Assessing the danger of drone strike: unique test bench to measure collision impact
The rapid rise in the number of drones worldwide has been accompanied by increasing reports of near misses with commercial aircraft. In 2017, while coming in to land, a Canadian passenger aircraft actually collided with a drone, narrowly escaping catastrophe. Bird-strike tests for aircraft are mandatory. To date, however, there is no equivalent standard test procedure for collisions with drones. In order to to be able to fundamentally understand the consequences of a collision between an aircraft and a drone, the Fraunhofer Institute for High-Speed Dynamics, Ernst-Mach-Institut, EMI is now planning to build a test bench for recreating various collision scenarios with complete drones.
The incidence of drones impacting air traffic has risen in recent years. In 2018, there were 158 cases reported at German airports. Indeed, Germany's federal police has warned of a massive threat posed by unmanned aerial vehicles. This year, at the beginning of May, flight operations at Frankfurt Airport had to be shut down completely for a short period following the sighting of a drone. The total number of drones in private and commercial use in Germany is forecast to rise to 847,000 by 2030, an increase of almost 80 percent.
Drones endanger not only aircraft coming into land but also low-flying helicopters. Pilots live in fear of a drone hitting the cockpit windshield, the engine or the leading edge of the wings. Experts are of the opinion that a collision with a drone would cause more damage to the aircraft than the impact of a bird strike. Before being certified for use, aircraft must undergo a standard test to assess their tolerance to bird strike. In the case of drones, however, there are no such regulations. Researchers from Fraunhofer EMI in Freiburg are keen to see changes here. "From a mechanical point of view, drones behave differently to birds and also weigh considerably more," explains Dr. Sebastian Schopferer, one of the scientists working on this project. "It is therefore uncertain, whether an aircraft that has been successfully tested against bird strike, would also survive a collision with a drone."
A major threat to safety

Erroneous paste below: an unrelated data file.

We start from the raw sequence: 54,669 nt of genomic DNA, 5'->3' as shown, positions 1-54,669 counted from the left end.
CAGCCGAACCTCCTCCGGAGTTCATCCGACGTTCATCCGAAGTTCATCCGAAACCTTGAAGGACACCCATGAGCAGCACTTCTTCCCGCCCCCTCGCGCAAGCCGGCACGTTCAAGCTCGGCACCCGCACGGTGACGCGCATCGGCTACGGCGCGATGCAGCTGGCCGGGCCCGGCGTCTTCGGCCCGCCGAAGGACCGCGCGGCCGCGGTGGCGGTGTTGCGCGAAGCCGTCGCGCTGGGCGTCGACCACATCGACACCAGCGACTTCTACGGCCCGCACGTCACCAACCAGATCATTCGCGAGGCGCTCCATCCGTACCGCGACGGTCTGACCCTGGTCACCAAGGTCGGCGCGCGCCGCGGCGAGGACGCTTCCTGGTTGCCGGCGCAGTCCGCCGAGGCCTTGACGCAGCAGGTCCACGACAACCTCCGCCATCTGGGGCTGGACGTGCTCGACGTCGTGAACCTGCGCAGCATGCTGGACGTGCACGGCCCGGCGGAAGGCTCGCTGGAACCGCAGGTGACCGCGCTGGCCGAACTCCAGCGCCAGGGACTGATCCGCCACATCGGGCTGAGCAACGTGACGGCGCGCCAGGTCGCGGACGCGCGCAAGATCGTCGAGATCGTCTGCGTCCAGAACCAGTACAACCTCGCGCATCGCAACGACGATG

Initial impact tests with drone batteries and motors have confirmed the danger. "Using compressed air, we accelerated these two components to speeds ranging from 115 to 255 meters per second and fired them at aluminum plates up to eight millimeters in thickness that were mounted in a test bench," Schopferer explains. Given their weight, both the battery and the motor can cause major damage: "There was substantial deformation and indentation of the plates, and the drone battery and engine were completely destroyed." The outcome of the tests was recorded with a high-speed video camera.
The primary objective of this series of tests is to determine the transfer of momentum at the instant of impact with the two aforementioned components and to investigate the associated damage to aircraft materials such as aluminum alloys and fiber composites. In parallel to these dynamic investigations, researchers also conducted a number of quasi-static pressure tests in order to determine the strength and rigidity of the drone components. These results will play an essential role in the derivation of numerically efficient, predictive simulation models that the aviation industry can then use to ascertain new and important findings about the impact behavior of drones. Using such models during the design phase, it will be possible to assess the resistance of new aircraft components to the impact of a drone.
Acceleration tests with complete drones
In order to simulate realistic impact scenarios, researchers are now planning to construct a new type of test bench for investigating the impact of complete drones with a maximum weight of three kilograms and flying at speeds of up to 150 meters per second. "We will be able to investigate the impact and fragmentation of complete drones during collision with both rigid and flexible targets and thereby study the presumably catastrophic effects of a drone strike for an aircraft," Schopferer explains.
"Tests in this weight class of drone have never been carried out before." The tests will be conducted with a variety of drones, including both amateur and semiprofessional models, weighing between one and three kilograms. In addition to aircraft manufacturers, these investigations will also benefit aviation authorities, providing them with important information for a more in-depth assessment of the danger to aircraft posed by drones.